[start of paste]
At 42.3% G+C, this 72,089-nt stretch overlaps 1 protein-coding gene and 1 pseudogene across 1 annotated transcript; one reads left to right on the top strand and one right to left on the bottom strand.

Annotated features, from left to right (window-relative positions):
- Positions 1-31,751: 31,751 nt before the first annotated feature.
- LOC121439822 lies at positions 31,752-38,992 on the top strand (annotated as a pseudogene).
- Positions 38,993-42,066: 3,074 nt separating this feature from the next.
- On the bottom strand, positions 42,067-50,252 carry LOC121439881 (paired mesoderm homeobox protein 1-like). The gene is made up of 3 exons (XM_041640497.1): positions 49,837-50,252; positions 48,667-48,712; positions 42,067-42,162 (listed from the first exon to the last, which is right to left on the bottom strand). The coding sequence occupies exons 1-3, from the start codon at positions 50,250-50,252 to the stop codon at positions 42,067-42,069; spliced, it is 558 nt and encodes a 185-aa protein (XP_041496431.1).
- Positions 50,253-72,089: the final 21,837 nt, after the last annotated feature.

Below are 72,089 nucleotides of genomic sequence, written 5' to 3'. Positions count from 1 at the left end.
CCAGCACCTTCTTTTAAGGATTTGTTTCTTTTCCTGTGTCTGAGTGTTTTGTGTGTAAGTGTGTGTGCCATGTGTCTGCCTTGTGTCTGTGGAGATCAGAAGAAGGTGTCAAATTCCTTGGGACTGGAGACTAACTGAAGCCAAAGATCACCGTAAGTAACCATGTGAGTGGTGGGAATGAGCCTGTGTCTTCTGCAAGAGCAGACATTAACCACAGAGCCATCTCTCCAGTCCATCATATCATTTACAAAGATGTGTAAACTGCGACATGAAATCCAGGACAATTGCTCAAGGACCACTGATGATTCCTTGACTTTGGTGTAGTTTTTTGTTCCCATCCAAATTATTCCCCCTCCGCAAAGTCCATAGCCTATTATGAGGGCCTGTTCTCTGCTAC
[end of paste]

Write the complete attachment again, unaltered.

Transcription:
At 42.3% G+C, this 72,089-nt stretch overlaps 1 protein-coding gene and 1 pseudogene across 1 annotated transcript; one reads left to right on the top strand and one right to left on the bottom strand.

Annotated features, from left to right (window-relative positions):
- Positions 1-31,751: 31,751 nt before the first annotated feature.
- LOC121439822 lies at positions 31,752-38,992 on the top strand (annotated as a pseudogene).
- Positions 38,993-42,066: 3,074 nt separating this feature from the next.
- On the bottom strand, positions 42,067-50,252 carry LOC121439881 (paired mesoderm homeobox protein 1-like). The gene is made up of 3 exons (XM_041640497.1): positions 49,837-50,252; positions 48,667-48,712; positions 42,067-42,162 (listed from the first exon to the last, which is right to left on the bottom strand). The coding sequence occupies exons 1-3, from the start codon at positions 50,250-50,252 to the stop codon at positions 42,067-42,069; spliced, it is 558 nt and encodes a 185-aa protein (XP_041496431.1).
- Positions 50,253-72,089: the final 21,837 nt, after the last annotated feature.

Below are 72,089 nucleotides of genomic sequence, written 5' to 3'. Positions count from 1 at the left end.
CCAGCACCTTCTTTTAAGGATTTGTTTCTTTTCCTGTGTCTGAGTGTTTTGTGTGTAAGTGTGTGTGCCATGTGTCTGCCTTGTGTCTGTGGAGATCAGAAGAAGGTGTCAAATTCCTTGGGACTGGAGACTAACTGAAGCCAAAGATCACCGTAAGTAACCATGTGAGTGGTGGGAATGAGCCTGTGTCTTCTGCAAGAGCAGACATTAACCACAGAGCCATCTCTCCAGTCCATCATATCATTTACAAAGATGTGTAAACTGCGACATGAAATCCAGGACAATTGCTCAAGGACCACTGATGATTCCTTGACTTTGGTGTAGTTTTTTGTTCCCATCCAAATTATTCCCCCTCCGCAAAGTCCATAGCCTATTATGAGGGCCTGTTCTCTGCTAC